And like population health management, patient education, and other buzzwords, understanding our specific big data goals and how to achieve them is critical if we are to maximize the success of healthcare reform.  So the first question is, What Are Our Healthcare Goals for Big Data?

If an underlying goal of healthcare reform itself is to improve the quality and cost efficiency of care for populations and for individual patients, then we must turn away from reactive care provided in the acute, inpatient facility and strive for proactive, preventative, and maintenance care provided in the ambulatory world (both the outpatient physician office and in the place where patients spend virtually 100% of their time:  their homes and workplaces).

Linking to this goal, Big Data can drive the identification of individuals and populations at risk of suboptimal quality and/or cost of care and then to guide intervention to reduce or prevent the realization of the identified risks.

Already, Big Data is playing a foundational role in the first part of this goal.   Monstrous amounts of claims data serve to feed clinical analytics models, including predictive models.  Such powerful tools allow us to predict which patient populations and individuals are at risk of specific forms of clinical deterioration, high cost care, and/or unanticipated hospitalization and Emergency Department visits.

And recently, the incorporation of public records Big Data (including moving, home ownership, eviction, lien, and property value history; estimated annual income, wealth index and financial stress; and accident, fraud, burglary, and criminal history) along with health claims data has allowed for the development of even more powerful predictive analytics models.  (For example, inclusion of such non-medical data may more accurately predict risk of early post-discharge hospital readmission and/or risk of failure to pay).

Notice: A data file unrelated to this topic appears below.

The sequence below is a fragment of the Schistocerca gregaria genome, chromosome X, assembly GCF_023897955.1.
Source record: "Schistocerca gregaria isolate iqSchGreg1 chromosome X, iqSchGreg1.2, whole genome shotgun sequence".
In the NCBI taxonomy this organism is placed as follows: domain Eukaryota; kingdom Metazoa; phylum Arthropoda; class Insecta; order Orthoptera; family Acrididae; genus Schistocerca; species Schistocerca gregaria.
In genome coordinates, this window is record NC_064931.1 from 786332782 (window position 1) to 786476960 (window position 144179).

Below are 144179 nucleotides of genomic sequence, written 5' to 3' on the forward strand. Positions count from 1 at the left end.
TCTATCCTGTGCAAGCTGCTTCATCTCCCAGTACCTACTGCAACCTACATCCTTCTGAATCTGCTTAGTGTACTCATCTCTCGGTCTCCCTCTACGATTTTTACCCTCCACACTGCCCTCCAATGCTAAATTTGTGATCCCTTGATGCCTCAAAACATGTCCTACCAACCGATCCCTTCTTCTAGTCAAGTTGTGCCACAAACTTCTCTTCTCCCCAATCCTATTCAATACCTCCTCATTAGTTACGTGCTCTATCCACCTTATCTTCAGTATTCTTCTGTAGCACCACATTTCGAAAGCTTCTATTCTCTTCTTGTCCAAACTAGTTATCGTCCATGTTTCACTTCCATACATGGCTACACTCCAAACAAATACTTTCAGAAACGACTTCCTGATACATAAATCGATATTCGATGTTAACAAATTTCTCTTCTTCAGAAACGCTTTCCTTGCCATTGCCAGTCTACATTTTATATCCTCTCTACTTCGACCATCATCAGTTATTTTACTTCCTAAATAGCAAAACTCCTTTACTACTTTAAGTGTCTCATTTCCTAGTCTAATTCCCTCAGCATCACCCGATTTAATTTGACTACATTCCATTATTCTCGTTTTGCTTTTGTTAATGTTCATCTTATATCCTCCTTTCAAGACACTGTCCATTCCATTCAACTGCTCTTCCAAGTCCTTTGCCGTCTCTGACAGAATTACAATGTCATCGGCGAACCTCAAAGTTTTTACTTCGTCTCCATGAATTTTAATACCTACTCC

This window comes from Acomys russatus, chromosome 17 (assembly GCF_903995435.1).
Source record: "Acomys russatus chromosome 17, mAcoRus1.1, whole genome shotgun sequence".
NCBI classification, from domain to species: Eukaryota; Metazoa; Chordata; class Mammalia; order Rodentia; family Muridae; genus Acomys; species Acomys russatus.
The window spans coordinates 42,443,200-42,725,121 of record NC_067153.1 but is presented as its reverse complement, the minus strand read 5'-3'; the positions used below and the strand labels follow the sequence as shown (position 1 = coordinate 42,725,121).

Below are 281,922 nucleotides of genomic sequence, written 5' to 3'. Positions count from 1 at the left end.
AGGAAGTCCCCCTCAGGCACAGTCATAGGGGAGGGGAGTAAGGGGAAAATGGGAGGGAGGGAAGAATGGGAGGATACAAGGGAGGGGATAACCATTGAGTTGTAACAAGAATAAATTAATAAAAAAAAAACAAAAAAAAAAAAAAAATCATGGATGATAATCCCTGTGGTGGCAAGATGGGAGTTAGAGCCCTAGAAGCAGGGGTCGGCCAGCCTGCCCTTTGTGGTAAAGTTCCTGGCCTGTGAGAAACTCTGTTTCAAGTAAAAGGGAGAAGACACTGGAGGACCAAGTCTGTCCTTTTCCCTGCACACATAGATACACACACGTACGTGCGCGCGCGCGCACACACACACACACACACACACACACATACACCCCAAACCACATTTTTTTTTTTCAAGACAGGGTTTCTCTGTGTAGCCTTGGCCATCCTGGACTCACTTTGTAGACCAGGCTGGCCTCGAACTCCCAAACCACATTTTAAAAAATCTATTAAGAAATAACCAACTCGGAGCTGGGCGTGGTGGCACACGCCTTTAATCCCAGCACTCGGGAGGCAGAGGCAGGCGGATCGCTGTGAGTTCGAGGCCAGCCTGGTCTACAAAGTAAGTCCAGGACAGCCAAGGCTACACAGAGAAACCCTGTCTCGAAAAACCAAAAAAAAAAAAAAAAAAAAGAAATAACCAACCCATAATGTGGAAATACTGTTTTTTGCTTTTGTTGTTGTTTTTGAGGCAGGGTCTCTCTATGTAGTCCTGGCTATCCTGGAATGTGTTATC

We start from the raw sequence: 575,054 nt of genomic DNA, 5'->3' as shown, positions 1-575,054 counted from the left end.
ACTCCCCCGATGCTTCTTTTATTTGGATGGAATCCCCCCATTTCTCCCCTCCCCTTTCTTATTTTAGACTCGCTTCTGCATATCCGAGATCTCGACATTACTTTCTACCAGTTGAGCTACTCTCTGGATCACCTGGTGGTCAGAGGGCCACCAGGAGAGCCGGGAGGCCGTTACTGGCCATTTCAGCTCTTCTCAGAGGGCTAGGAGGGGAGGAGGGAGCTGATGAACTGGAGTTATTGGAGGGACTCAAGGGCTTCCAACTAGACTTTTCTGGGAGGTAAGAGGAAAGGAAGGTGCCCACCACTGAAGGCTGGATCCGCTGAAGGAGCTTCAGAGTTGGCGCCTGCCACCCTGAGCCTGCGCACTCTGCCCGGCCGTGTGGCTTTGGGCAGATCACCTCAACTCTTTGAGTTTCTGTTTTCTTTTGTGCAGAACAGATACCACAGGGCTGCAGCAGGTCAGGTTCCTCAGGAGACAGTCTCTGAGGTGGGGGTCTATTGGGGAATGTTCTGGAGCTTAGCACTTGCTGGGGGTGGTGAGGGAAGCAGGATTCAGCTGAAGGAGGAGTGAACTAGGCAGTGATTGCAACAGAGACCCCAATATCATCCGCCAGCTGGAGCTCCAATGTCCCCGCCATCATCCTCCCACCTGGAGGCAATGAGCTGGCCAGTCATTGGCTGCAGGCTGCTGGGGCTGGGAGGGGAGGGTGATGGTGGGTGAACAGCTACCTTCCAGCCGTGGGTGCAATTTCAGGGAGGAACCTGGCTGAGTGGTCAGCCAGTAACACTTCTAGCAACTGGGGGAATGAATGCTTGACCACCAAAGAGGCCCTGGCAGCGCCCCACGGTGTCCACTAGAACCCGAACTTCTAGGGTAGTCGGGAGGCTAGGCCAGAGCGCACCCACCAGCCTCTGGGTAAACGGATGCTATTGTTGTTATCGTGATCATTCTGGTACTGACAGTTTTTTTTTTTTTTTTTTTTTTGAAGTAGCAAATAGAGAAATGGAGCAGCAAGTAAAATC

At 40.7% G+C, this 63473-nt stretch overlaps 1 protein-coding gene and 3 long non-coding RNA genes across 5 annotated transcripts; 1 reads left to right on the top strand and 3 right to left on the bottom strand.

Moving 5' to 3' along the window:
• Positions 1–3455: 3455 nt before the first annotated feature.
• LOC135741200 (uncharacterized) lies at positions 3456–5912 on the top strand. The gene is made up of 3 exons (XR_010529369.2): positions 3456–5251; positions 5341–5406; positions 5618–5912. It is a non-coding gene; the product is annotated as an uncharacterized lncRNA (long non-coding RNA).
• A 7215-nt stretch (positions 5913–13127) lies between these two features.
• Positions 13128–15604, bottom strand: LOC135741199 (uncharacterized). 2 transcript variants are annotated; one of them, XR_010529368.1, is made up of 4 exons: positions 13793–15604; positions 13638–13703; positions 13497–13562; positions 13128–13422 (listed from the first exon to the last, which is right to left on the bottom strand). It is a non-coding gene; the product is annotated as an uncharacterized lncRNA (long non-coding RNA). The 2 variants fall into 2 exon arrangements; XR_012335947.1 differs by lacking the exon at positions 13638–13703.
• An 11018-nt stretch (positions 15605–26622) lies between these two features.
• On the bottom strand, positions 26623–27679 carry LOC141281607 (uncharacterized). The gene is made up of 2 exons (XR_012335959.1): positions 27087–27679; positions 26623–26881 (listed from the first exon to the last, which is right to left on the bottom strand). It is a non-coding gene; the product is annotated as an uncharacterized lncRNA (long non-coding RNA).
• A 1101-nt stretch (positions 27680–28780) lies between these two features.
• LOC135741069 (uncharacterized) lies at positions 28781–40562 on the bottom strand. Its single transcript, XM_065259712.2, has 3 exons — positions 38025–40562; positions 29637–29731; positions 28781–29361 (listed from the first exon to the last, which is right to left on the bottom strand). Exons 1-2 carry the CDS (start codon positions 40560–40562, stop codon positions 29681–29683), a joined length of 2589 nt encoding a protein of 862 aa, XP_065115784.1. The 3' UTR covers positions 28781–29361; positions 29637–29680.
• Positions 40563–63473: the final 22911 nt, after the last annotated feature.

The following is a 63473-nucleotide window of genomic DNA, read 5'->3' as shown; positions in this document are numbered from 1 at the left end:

Big Data Expansion

Today, non-clinical Big Data is expanding from the clinical analytics world into site of health care delivery.  The Institute of Medicine is recommending the inclusion of social and behavioral data within the EHR, where (as with analytics) this expansion of Big Data is projected to more clearly and accurately guide patient care.

Whether empowering clinical analytics models or more clearly defining individual patients and populations from within the EHR, the ultimate impact of our evolving Big Data is in guiding evidence-based content and clinical decision support tools which are targeted to meet the specific needs of an identified patient population, subpopulation, or individual, content which can be pushed to every point of care (hospital, ambulatory setting, patient home, etc.) and delivered in a format appropriate for the specific provider (doctor, nurse, patient, etc.).

As we widen the net of data sources and types included within our analytics models and electronic information systems, we are increasing our ability to hone down, to fine-tune our understanding of specific and populations’ and patients’ risks, needs, and opportunities to improve both the quality and cost efficiency of their care.  To provide the most appropriate evidence-based content wherever it needed, whenever it is needed, for whoever needs it.

Peter Edelstein is chief medical officer, Elsevier Clinical Solutions

The key to improving healthcare: It’s about the data

To conclude MSLGROUP Boston’s HIMSS15 video series, Senior Media and Content Strategist Don Fluckinger spoke with three clients about what they were showcasing at their booths, and what problems they solved en route to improving healthcare. While these vendors work across very diverse areas of healthcare IT spectrum, the one focus they have in common is working with data: Patient data, clinical reference data and data security.

EBSCO Health’s VP of Medical Product Management and Chief Content Officer Betsy Jones showcased the company’s new product DynaMed Plus™. Rebuilt from the ground up, this evidence-based clinical reference has a new taxonomy that speeds time to answer access to needed clinical data, a new interface to maximize efficiency on mobile devices at the point of care and much-expanded content. These new features add up to a clinical decision support tool that aids physicians in choosing the correct care paths for their patients.